Nayla Rizk '80 Advises M.Eng. Students on Navigating Their Careers
During her early career as an Operations Research Analyst at Chevron, and in later roles at McKinsey and Network Equipment Technologies, Nayla Rizk '80 was not especially attracted to "headhunting," she told the Enterprise Engineering Colloquium. "I didn't know I liked doing executive search until I tried it," she said.
Now she is a partner at Spencer Stuart, a top executive search firm, and works to find senior executives and board members for technology, communications, media and private equity backed companies.
Based on her broad experience and familiarity with successful high level executives, Rizk provided many tips and techniques for developing and excelling in a career. Among her memorable insights was an admonition to "fish where the fish are", noting that "the financial services market is shrinking" while other markets, particularly technology, are growing.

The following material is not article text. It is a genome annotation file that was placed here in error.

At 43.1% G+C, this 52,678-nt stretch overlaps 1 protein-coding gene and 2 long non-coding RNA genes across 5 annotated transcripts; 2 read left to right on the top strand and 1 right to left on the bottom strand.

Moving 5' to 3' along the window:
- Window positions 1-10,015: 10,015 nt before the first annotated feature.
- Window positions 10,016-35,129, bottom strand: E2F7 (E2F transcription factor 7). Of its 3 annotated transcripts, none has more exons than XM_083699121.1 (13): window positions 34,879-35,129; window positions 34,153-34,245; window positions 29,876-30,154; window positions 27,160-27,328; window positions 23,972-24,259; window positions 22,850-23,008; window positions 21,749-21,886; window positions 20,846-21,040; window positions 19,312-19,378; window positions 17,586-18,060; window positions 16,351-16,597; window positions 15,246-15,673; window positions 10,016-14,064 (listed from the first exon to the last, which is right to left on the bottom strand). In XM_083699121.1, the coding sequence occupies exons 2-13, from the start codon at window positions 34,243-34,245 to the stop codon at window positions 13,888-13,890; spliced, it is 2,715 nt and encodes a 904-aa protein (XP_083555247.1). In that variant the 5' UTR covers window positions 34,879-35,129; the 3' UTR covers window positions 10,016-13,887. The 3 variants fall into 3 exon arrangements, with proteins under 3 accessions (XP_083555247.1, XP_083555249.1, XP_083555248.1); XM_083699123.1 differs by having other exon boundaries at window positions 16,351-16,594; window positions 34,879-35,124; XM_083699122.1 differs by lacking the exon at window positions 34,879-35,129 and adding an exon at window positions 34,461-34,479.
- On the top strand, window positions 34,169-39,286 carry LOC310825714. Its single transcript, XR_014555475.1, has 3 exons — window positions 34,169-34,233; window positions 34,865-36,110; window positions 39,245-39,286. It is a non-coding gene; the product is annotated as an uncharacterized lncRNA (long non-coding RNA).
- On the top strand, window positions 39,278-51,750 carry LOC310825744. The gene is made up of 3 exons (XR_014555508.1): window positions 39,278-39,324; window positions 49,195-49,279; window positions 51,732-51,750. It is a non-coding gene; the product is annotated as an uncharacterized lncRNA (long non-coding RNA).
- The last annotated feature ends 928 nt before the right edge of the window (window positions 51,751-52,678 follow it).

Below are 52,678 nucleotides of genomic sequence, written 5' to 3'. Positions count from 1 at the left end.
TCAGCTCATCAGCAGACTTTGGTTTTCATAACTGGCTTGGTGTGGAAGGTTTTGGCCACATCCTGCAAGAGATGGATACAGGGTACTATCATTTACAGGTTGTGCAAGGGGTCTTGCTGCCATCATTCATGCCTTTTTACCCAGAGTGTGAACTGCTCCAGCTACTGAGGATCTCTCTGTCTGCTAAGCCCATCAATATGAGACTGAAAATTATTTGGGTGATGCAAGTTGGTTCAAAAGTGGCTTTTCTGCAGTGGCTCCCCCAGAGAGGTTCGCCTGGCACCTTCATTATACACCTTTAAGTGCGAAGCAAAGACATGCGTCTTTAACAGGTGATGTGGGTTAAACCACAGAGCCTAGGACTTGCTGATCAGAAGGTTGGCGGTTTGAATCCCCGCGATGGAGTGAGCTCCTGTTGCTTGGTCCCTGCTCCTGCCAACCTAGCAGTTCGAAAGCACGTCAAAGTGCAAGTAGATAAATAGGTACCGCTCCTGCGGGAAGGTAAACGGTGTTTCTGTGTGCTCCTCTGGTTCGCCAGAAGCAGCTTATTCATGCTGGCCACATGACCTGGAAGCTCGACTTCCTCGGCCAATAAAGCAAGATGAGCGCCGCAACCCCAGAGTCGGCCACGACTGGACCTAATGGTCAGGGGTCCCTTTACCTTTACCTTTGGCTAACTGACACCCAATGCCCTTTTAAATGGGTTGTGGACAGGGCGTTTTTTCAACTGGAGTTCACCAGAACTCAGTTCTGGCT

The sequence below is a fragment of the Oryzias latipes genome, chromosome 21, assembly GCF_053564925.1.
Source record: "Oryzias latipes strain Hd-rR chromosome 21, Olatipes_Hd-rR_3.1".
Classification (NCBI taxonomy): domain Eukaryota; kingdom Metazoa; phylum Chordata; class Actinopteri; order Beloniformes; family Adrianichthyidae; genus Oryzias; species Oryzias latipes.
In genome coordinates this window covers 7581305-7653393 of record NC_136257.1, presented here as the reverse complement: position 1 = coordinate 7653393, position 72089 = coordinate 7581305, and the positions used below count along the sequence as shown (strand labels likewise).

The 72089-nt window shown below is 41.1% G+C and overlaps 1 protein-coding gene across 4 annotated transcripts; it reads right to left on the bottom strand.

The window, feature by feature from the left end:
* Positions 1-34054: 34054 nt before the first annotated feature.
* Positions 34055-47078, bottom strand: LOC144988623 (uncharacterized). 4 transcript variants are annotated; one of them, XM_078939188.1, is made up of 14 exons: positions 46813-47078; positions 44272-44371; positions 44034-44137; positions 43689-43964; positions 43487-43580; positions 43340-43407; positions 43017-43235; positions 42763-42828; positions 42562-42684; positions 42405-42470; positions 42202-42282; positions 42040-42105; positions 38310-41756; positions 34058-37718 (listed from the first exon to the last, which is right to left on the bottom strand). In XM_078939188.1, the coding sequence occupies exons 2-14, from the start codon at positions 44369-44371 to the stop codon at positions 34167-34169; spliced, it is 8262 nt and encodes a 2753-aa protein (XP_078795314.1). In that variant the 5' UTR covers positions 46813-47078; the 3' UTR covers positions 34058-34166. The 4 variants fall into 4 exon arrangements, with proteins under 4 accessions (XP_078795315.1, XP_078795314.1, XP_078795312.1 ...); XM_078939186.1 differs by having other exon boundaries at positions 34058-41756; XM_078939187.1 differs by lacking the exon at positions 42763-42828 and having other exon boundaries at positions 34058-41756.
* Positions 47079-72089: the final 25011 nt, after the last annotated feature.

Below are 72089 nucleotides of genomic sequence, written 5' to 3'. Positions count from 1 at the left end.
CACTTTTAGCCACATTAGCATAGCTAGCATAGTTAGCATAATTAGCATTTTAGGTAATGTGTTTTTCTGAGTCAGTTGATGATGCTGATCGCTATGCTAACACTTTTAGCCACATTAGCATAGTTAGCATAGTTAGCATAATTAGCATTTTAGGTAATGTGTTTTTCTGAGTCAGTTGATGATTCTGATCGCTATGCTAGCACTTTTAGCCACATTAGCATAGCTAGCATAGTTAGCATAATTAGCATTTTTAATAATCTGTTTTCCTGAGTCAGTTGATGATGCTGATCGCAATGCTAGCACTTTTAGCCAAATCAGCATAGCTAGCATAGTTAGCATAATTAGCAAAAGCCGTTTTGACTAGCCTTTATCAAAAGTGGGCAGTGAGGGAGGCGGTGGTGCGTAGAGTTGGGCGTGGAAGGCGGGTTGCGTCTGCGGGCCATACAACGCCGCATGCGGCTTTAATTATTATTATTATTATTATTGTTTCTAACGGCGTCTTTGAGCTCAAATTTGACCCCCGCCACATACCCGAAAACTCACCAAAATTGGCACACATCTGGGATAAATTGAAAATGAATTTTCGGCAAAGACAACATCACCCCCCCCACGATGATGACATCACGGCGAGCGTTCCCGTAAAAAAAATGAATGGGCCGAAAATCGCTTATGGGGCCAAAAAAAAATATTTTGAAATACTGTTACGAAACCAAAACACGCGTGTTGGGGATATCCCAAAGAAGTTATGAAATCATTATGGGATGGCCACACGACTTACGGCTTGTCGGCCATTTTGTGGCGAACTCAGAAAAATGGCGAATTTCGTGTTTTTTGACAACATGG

She advised students to understand their own preferences and seek an appropriate balance among compensation, job satisfaction and lifestyle. "Always listen to your gut," she urged.
As part of a job search, "join LinkedIn, google yourself, and improve your personal search engine optimization by creating a positive, professional online presence," Rizk recommended - and "understand Facebook privacy settings."
Rizk talked about preparing for an interview, going beyond anticipating the "usual questions" to "making yourself the solution" to a problem the company is trying to solve. She identified glassdoor.com as a web site for learning about the culture of companies, and recommended getting to know people currently and previously at the company and researching the background of the people who will be conducting the interview.
Rizk, who grew up in Beirut Lebanon and speaks French, Arabic and Spanish as well as English, noted that her company interviews "lots of people for whom English is a second language - it doesn't matter" as long as they can express themselves and "have a meaningful conversation."
Once employed, "develop a quality reputation" by "paying your dues, seeking out challenges, filling voids, and adding value," she said. Rizk closed her talk by tracing sample careers of several executives, all Cornell alums including ORIE graduate Kristen Gil, Vice President, Business Operations & Strategy at Google.